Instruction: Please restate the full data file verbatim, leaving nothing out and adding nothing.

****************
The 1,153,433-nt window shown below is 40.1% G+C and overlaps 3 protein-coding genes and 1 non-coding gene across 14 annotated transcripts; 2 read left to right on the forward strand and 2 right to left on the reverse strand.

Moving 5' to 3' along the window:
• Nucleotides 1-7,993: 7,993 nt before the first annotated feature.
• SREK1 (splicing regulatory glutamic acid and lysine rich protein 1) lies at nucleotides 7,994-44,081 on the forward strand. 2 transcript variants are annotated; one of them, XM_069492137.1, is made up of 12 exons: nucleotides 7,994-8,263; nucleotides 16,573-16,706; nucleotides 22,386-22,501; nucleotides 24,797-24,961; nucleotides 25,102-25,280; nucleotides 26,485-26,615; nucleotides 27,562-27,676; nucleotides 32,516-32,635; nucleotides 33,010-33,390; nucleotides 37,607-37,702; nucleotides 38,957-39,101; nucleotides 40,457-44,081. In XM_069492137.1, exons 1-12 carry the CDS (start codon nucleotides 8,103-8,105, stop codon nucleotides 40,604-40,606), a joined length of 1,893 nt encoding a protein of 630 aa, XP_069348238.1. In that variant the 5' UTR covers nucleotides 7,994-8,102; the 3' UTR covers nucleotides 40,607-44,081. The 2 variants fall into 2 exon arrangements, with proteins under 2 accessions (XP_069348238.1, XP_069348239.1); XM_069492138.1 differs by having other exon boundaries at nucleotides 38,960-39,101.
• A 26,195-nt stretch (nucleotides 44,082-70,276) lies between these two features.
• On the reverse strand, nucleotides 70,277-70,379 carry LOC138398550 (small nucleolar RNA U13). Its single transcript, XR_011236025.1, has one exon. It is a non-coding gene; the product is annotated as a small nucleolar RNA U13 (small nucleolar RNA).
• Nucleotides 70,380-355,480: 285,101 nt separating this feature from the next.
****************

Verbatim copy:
The 1,153,433-nt window shown below is 40.1% G+C and overlaps 3 protein-coding genes and 1 non-coding gene across 14 annotated transcripts; 2 read left to right on the forward strand and 2 right to left on the reverse strand.

Moving 5' to 3' along the window:
• Nucleotides 1-7,993: 7,993 nt before the first annotated feature.
• SREK1 (splicing regulatory glutamic acid and lysine rich protein 1) lies at nucleotides 7,994-44,081 on the forward strand. 2 transcript variants are annotated; one of them, XM_069492137.1, is made up of 12 exons: nucleotides 7,994-8,263; nucleotides 16,573-16,706; nucleotides 22,386-22,501; nucleotides 24,797-24,961; nucleotides 25,102-25,280; nucleotides 26,485-26,615; nucleotides 27,562-27,676; nucleotides 32,516-32,635; nucleotides 33,010-33,390; nucleotides 37,607-37,702; nucleotides 38,957-39,101; nucleotides 40,457-44,081. In XM_069492137.1, exons 1-12 carry the CDS (start codon nucleotides 8,103-8,105, stop codon nucleotides 40,604-40,606), a joined length of 1,893 nt encoding a protein of 630 aa, XP_069348238.1. In that variant the 5' UTR covers nucleotides 7,994-8,102; the 3' UTR covers nucleotides 40,607-44,081. The 2 variants fall into 2 exon arrangements, with proteins under 2 accessions (XP_069348238.1, XP_069348239.1); XM_069492138.1 differs by having other exon boundaries at nucleotides 38,960-39,101.
• A 26,195-nt stretch (nucleotides 44,082-70,276) lies between these two features.
• On the reverse strand, nucleotides 70,277-70,379 carry LOC138398550 (small nucleolar RNA U13). Its single transcript, XR_011236025.1, has one exon. It is a non-coding gene; the product is annotated as a small nucleolar RNA U13 (small nucleolar RNA).
• Nucleotides 70,380-355,480: 285,101 nt separating this feature from the next.